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Friday, August 18, 2006

Mother of Steel

My mother is a dynamo. She is competing in the World Equestrian Games in Aachen, Germany - amazing! I wish that I could be there with her. When I was young she drove me around the countryside, was my groom, trainer, therapist and number-one fan at competitions; I'd love to have the chance to give a little back. I did get to on one occaision - I was her head groom at the 1999 Pan-Ams in Manitoba . That couple of weeks is such a fine and shiney memory for me; I made her meals most days, mucked out her horse's stall, groomed him, walked him, and generally tried to anticipate her needs. It's good to know that she's in good hands though as her regular groom (a volunteer, by the way!) is there with her and my dad too. Between them they should be able to help her stay focussed and bum-in-saddle.

So now she's just a few days away from competition at the highest level available in her sport. It's been a long road from her first pony, Tonka (purchased for $25 when I was a baby) to her current horse, Sport, who she's trained to the point where the vets who check his condition on completion of the event are often floored by his quick recovery.

Her dedication really is an inspiration to me. I am thinking of joining the Team in Training program which helps people to train for marathons and half marathons while raising money for the Leukemia and Lymphoma Society. I feel like my running is at a stage where I need some guidance and I would really like to have a goal again. My last goal, a 10-K run, was met several months ago and since then I've been pretty slack. However, I have been a bit more dedicated in the last ten days or so, and have gotten in four 3K runs. It feels good.

I think the fundraising element of TIT (har, they call themselves TNT, but I quite like TIT) will be a great way for me to learn the ropes of raising larger amounts of money than I am accustomed to do. I'm a bit disappointed at the fact that very little (I was told by one rep that it was about 4%) of their funds actually go to prevention research, the rest of it goes to cure research. Nevertheless, I'd like to get those skills and then take them to a fundraiser for Sheway.

Lofty goals, but if Mom can do it, so can I.

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Monday, July 31, 2006

Hello, I'm Jello

Did you know that in the nineties there was a restaurant called, "Hello, I'm Jello"? Everything that they served was made from Jello. What a paradise. Sadly, Kraft (who makes Jello - TMTMTMTMTM) felt rather territorial about the whole thing and threatened the old guy who owned it with a whopping lawsuit if he did not change the name.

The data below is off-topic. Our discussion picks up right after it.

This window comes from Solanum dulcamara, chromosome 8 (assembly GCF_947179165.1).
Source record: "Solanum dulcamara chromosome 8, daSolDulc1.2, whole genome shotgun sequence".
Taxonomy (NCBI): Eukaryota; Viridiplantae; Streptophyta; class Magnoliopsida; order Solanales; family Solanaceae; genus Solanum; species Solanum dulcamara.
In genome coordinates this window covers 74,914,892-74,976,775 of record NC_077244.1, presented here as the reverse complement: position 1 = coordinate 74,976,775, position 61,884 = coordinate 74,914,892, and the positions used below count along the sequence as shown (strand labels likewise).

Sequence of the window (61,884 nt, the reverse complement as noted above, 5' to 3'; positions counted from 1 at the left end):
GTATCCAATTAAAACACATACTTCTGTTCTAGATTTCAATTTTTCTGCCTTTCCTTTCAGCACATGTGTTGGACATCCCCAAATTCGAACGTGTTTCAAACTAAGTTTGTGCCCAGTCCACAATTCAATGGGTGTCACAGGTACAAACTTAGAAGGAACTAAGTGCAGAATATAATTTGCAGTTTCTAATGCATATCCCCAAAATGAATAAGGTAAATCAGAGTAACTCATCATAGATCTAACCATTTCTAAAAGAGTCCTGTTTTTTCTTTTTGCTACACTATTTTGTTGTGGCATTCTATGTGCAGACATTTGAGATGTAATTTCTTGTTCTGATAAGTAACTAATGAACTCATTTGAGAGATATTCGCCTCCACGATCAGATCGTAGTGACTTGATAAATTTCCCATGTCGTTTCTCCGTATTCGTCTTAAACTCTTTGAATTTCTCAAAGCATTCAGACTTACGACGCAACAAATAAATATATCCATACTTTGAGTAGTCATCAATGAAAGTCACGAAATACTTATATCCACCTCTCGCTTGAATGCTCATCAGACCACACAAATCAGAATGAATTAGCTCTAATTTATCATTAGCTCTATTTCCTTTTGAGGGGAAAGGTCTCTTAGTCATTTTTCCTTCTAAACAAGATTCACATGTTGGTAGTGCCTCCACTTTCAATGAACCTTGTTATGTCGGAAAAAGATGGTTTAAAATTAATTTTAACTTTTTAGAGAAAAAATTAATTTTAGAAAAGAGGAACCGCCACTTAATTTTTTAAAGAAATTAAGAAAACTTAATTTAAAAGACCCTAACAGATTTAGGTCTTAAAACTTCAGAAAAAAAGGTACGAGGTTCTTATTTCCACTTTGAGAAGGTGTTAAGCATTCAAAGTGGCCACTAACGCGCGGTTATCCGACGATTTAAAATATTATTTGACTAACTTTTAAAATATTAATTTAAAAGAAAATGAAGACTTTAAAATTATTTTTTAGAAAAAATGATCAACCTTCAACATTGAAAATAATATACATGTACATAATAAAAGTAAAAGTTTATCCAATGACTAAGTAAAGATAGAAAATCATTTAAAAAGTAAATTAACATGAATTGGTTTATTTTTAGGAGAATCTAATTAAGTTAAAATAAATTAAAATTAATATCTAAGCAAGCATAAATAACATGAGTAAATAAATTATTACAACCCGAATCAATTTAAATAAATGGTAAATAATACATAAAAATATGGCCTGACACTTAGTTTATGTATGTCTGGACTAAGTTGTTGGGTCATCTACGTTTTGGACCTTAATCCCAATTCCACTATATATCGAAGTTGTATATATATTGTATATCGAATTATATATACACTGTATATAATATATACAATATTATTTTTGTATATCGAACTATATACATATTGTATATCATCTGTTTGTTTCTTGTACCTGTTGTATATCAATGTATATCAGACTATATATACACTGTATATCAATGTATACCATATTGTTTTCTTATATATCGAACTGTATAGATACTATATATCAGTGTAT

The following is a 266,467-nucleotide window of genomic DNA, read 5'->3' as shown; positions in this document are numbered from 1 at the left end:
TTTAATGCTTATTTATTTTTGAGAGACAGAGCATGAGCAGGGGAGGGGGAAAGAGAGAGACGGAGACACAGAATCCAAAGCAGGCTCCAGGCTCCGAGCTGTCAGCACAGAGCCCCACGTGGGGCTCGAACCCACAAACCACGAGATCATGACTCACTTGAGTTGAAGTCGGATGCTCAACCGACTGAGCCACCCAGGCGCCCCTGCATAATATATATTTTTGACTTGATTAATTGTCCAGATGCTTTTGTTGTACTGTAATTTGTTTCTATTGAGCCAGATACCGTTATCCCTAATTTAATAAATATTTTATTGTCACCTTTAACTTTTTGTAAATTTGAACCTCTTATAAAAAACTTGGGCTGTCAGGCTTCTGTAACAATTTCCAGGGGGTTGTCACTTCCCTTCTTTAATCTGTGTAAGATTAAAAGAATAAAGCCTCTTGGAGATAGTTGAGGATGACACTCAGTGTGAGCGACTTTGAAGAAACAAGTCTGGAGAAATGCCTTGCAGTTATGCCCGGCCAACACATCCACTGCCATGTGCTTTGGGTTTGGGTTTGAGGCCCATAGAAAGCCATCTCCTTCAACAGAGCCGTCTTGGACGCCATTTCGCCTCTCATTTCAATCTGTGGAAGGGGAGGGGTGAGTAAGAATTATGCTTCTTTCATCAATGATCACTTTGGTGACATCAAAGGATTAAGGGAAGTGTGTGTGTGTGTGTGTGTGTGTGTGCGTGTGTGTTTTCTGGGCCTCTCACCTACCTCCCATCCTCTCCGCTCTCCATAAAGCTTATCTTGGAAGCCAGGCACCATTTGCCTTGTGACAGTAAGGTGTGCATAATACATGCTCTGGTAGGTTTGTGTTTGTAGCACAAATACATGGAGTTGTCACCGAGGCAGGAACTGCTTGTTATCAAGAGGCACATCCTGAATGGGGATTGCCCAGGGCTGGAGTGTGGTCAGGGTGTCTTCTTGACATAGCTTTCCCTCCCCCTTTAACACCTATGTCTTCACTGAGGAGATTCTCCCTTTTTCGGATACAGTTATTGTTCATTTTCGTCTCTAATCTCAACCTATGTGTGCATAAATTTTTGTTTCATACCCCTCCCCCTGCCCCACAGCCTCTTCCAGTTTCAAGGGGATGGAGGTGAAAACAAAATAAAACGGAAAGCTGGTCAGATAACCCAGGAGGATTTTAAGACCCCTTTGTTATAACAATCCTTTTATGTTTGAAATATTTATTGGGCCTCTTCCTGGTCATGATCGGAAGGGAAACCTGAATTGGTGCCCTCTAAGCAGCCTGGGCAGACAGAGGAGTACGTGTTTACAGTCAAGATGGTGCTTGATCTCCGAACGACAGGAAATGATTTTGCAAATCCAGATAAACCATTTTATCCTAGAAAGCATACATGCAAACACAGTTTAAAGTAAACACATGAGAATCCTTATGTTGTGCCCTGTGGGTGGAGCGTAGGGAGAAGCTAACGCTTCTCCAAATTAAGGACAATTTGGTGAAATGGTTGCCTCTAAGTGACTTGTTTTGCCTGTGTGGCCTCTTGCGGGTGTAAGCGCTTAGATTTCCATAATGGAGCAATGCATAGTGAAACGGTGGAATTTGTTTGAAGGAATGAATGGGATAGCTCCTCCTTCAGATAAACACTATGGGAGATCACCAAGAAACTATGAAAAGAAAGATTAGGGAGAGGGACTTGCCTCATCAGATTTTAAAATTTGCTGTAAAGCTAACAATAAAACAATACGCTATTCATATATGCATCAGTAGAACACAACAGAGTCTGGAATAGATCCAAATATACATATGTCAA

"They said I could use 'Hello, I'm Gelatin' if I wanted, but it just didn't sound right", said the owner with a shrug.

There is a wonderful Canadian painter, Mary Pratt, who is most famous for her realist still-life paintings. Many years ago I saw her retrospective show, "The Substance of Light" and was most taken by one painting of several bowls of bright red Jello. It actually turned out to be bowls of jelly instead, but I raise in my defence the legitimacy of interpretation by the viewer; to me it was glorious, illuminated candy-food.

And once when I was a child, I decided that I would get myself a big spoonful of Jello before it got to set. In my mind, this was when it was at its very best: warm, sweet and off-limits. I snuck a spoon out of the drawer and made for the table where the bowl sat, tempting me. Spoon in hand, I rushed through the narrow place between table and counter and in the process bonked my head soundly. Screaming ensued, followed by blood (squirting out with an attunement to my heart that amazed me even as I read it as a sign that death was surely near), tears, a drenching of my head with cold water and a brief trip to the hospital (where it was determined that I was not in need of stitches). When I finally returned to the trailer, the Jello was already set, but I was happy to see it anyhow.

Right now, I'm feeling the similarity between my intentions and that wonderful food substance; lovely and delicious, but a bit wobbly and of uncertain origin. I had intended to write here regularly, but here it is more than a year later and ... well, there's nothing shameful in a fresh start I suppose.

So here, all bobbing and winking and playing with light, comes my fresh Jello; hope you enjoy.